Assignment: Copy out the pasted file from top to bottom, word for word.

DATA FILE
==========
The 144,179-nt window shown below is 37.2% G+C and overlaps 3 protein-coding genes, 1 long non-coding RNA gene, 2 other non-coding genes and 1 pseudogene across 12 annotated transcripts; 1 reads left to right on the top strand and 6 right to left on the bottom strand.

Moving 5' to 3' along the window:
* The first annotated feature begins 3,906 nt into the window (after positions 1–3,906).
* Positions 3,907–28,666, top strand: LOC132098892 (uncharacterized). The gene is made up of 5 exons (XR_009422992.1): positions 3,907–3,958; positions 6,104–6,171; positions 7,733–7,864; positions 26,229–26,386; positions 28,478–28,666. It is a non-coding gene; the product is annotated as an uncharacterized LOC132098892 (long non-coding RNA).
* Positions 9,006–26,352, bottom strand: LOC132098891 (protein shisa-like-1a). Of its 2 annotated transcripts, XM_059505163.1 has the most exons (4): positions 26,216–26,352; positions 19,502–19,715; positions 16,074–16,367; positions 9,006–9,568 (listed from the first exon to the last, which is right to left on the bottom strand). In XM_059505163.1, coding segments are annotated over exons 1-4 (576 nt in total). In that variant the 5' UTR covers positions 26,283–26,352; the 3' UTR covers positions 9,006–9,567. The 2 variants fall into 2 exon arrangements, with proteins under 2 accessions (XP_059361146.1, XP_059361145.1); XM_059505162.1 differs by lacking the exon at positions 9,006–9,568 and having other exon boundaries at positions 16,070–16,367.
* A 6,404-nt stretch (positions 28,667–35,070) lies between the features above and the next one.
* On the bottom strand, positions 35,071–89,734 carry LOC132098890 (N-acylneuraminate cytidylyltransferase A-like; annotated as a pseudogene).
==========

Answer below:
The 144,179-nt window shown below is 37.2% G+C and overlaps 3 protein-coding genes, 1 long non-coding RNA gene, 2 other non-coding genes and 1 pseudogene across 12 annotated transcripts; 1 reads left to right on the top strand and 6 right to left on the bottom strand.

Moving 5' to 3' along the window:
* The first annotated feature begins 3,906 nt into the window (after positions 1–3,906).
* Positions 3,907–28,666, top strand: LOC132098892 (uncharacterized). The gene is made up of 5 exons (XR_009422992.1): positions 3,907–3,958; positions 6,104–6,171; positions 7,733–7,864; positions 26,229–26,386; positions 28,478–28,666. It is a non-coding gene; the product is annotated as an uncharacterized LOC132098892 (long non-coding RNA).
* Positions 9,006–26,352, bottom strand: LOC132098891 (protein shisa-like-1a). Of its 2 annotated transcripts, XM_059505163.1 has the most exons (4): positions 26,216–26,352; positions 19,502–19,715; positions 16,074–16,367; positions 9,006–9,568 (listed from the first exon to the last, which is right to left on the bottom strand). In XM_059505163.1, coding segments are annotated over exons 1-4 (576 nt in total). In that variant the 5' UTR covers positions 26,283–26,352; the 3' UTR covers positions 9,006–9,567. The 2 variants fall into 2 exon arrangements, with proteins under 2 accessions (XP_059361146.1, XP_059361145.1); XM_059505162.1 differs by lacking the exon at positions 9,006–9,568 and having other exon boundaries at positions 16,070–16,367.
* A 6,404-nt stretch (positions 28,667–35,070) lies between the features above and the next one.
* On the bottom strand, positions 35,071–89,734 carry LOC132098890 (N-acylneuraminate cytidylyltransferase A-like; annotated as a pseudogene).